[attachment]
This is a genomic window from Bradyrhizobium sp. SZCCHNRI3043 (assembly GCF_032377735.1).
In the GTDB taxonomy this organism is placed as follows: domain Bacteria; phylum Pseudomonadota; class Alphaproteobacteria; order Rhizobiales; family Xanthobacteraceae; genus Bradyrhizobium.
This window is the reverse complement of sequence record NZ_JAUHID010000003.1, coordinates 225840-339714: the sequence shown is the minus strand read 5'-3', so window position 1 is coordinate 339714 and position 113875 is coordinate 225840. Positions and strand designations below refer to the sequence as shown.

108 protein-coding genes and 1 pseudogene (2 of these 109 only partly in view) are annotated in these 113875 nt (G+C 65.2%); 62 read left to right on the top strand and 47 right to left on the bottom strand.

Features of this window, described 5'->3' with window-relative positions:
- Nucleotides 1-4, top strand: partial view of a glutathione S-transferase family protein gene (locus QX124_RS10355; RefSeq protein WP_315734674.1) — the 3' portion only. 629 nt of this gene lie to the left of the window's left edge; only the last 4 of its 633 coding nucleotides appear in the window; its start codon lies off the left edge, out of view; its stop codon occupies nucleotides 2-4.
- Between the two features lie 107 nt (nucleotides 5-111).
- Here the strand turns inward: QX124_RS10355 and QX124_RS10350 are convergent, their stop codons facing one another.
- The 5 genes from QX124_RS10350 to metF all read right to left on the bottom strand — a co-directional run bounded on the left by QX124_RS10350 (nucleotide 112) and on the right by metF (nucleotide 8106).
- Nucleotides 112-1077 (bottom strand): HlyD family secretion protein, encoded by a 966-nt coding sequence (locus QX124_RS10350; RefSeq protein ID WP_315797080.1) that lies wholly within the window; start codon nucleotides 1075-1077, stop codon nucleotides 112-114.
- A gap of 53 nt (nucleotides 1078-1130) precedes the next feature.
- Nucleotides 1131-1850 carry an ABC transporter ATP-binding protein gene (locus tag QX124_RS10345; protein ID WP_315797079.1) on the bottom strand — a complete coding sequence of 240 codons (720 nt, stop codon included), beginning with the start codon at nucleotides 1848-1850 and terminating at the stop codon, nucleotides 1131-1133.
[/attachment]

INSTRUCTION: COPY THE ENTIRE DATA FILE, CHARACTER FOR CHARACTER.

This is a genomic window from Bradyrhizobium sp. SZCCHNRI3043 (assembly GCF_032377735.1).
In the GTDB taxonomy this organism is placed as follows: domain Bacteria; phylum Pseudomonadota; class Alphaproteobacteria; order Rhizobiales; family Xanthobacteraceae; genus Bradyrhizobium.
This window is the reverse complement of sequence record NZ_JAUHID010000003.1, coordinates 225840-339714: the sequence shown is the minus strand read 5'-3', so window position 1 is coordinate 339714 and position 113875 is coordinate 225840. Positions and strand designations below refer to the sequence as shown.

108 protein-coding genes and 1 pseudogene (2 of these 109 only partly in view) are annotated in these 113875 nt (G+C 65.2%); 62 read left to right on the top strand and 47 right to left on the bottom strand.

Features of this window, described 5'->3' with window-relative positions:
- Nucleotides 1-4, top strand: partial view of a glutathione S-transferase family protein gene (locus QX124_RS10355; RefSeq protein WP_315734674.1) — the 3' portion only. 629 nt of this gene lie to the left of the window's left edge; only the last 4 of its 633 coding nucleotides appear in the window; its start codon lies off the left edge, out of view; its stop codon occupies nucleotides 2-4.
- Between the two features lie 107 nt (nucleotides 5-111).
- Here the strand turns inward: QX124_RS10355 and QX124_RS10350 are convergent, their stop codons facing one another.
- The 5 genes from QX124_RS10350 to metF all read right to left on the bottom strand — a co-directional run bounded on the left by QX124_RS10350 (nucleotide 112) and on the right by metF (nucleotide 8106).
- Nucleotides 112-1077 (bottom strand): HlyD family secretion protein, encoded by a 966-nt coding sequence (locus QX124_RS10350; RefSeq protein ID WP_315797080.1) that lies wholly within the window; start codon nucleotides 1075-1077, stop codon nucleotides 112-114.
- A gap of 53 nt (nucleotides 1078-1130) precedes the next feature.
- Nucleotides 1131-1850 carry an ABC transporter ATP-binding protein gene (locus tag QX124_RS10345; protein ID WP_315797079.1) on the bottom strand — a complete coding sequence of 240 codons (720 nt, stop codon included), beginning with the start codon at nucleotides 1848-1850 and terminating at the stop codon, nucleotides 1131-1133.